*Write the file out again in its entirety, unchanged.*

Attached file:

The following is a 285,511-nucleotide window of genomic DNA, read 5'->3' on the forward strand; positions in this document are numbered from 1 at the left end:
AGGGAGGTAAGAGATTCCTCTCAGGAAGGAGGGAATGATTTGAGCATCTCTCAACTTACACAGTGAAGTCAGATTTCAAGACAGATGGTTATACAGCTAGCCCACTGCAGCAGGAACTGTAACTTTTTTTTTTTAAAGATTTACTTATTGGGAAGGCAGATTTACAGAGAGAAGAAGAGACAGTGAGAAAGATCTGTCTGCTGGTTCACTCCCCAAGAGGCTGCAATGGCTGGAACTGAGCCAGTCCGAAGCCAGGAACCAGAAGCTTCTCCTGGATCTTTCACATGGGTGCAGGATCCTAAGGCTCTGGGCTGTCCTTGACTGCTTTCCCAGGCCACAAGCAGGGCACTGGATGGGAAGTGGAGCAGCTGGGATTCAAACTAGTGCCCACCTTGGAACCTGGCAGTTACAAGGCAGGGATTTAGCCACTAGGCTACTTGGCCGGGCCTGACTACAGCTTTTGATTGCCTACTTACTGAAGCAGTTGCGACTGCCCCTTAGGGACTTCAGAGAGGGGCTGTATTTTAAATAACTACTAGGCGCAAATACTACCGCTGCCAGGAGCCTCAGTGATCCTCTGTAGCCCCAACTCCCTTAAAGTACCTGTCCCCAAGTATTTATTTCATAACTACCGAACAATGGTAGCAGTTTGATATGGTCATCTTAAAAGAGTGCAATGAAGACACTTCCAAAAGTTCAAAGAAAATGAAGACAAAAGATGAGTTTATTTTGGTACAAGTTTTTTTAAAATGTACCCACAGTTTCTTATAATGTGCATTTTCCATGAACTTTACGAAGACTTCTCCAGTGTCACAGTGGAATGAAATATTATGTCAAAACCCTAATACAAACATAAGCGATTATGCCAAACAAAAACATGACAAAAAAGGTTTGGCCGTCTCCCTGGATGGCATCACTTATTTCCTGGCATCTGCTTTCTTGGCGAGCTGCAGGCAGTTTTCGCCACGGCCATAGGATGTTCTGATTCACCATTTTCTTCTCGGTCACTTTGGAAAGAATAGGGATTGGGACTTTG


The following is a 285,511-nucleotide window of genomic DNA, read 5'->3' on the forward strand; positions in this document are numbered from 1 at the left end:
AGGGAGGTAAGAGATTCCTCTCAGGAAGGAGGGAATGATTTGAGCATCTCTCAACTTACACAGTGAAGTCAGATTTCAAGACAGATGGTTATACAGCTAGCCCACTGCAGCAGGAACTGTAACTTTTTTTTTTTAAAGATTTACTTATTGGGAAGGCAGATTTACAGAGAGAAGAAGAGACAGTGAGAAAGATCTGTCTGCTGGTTCACTCCCCAAGAGGCTGCAATGGCTGGAACTGAGCCAGTCCGAAGCCAGGAACCAGAAGCTTCTCCTGGATCTTTCACATGGGTGCAGGATCCTAAGGCTCTGGGCTGTCCTTGACTGCTTTCCCAGGCCACAAGCAGGGCACTGGATGGGAAGTGGAGCAGCTGGGATTCAAACTAGTGCCCACCTTGGAACCTGGCAGTTACAAGGCAGGGATTTAGCCACTAGGCTACTTGGCCGGGCCTGACTACAGCTTTTGATTGCCTACTTACTGAAGCAGTTGCGACTGCCCCTTAGGGACTTCAGAGAGGGGCTGTATTTTAAATAACTACTAGGCGCAAATACTACCGCTGCCAGGAGCCTCAGTGATCCTCTGTAGCCCCAACTCCCTTAAAGTACCTGTCCCCAAGTATTTATTTCATAACTACCGAACAATGGTAGCAGTTTGATATGGTCATCTTAAAAGAGTGCAATGAAGACACTTCCAAAAGTTCAAAGAAAATGAAGACAAAAGATGAGTTTATTTTGGTACAAGTTTTTTTAAAATGTACCCACAGTTTCTTATAATGTGCATTTTCCATGAACTTTACGAAGACTTCTCCAGTGTCACAGTGGAATGAAATATTATGTCAAAACCCTAATACAAACATAAGCGATTATGCCAAACAAAAACATGACAAAAAAGGTTTGGCCGTCTCCCTGGATGGCATCACTTATTTCCTGGCATCTGCTTTCTTGGCGAGCTGCAGGCAGTTTTCGCCACGGCCATAGGATGTTCTGATTCACCATTTTCTTCTCGGTCACTTTGGAAAGAATAGGGATTGGGACTTTG